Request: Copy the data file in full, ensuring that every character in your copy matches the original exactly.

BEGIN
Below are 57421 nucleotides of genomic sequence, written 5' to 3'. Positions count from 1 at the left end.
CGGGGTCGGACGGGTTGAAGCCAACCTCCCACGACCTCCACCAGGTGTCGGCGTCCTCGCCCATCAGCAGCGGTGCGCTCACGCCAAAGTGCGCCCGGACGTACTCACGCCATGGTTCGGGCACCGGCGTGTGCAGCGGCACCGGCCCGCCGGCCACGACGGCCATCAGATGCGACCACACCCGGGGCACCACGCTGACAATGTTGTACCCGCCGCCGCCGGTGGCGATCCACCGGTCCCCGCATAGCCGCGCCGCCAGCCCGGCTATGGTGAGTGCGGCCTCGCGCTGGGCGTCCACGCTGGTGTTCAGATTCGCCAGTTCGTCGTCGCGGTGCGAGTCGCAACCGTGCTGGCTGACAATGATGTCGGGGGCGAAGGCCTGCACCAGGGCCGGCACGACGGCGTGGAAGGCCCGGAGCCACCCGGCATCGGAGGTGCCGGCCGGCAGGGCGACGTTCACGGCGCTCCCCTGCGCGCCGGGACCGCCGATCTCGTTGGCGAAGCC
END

Below are 57421 nucleotides of genomic sequence, written 5' to 3'. Positions count from 1 at the left end.
CGGGGTCGGACGGGTTGAAGCCAACCTCCCACGACCTCCACCAGGTGTCGGCGTCCTCGCCCATCAGCAGCGGTGCGCTCACGCCAAAGTGCGCCCGGACGTACTCACGCCATGGTTCGGGCACCGGCGTGTGCAGCGGCACCGGCCCGCCGGCCACGACGGCCATCAGATGCGACCACACCCGGGGCACCACGCTGACAATGTTGTACCCGCCGCCGCCGGTGGCGATCCACCGGTCCCCGCATAGCCGCGCCGCCAGCCCGGCTATGGTGAGTGCGGCCTCGCGCTGGGCGTCCACGCTGGTGTTCAGATTCGCCAGTTCGTCGTCGCGGTGCGAGTCGCAACCGTGCTGGCTGACAATGATGTCGGGGGCGAAGGCCTGCACCAGGGCCGGCACGACGGCGTGGAAGGCCCGGAGCCACCCGGCATCGGAGGTGCCGGCCGGCAGGGCGACGTTCACGGCGCTCCCCTGCGCGCCGGGACCGCCGATCTCGTTGGCGAAGCC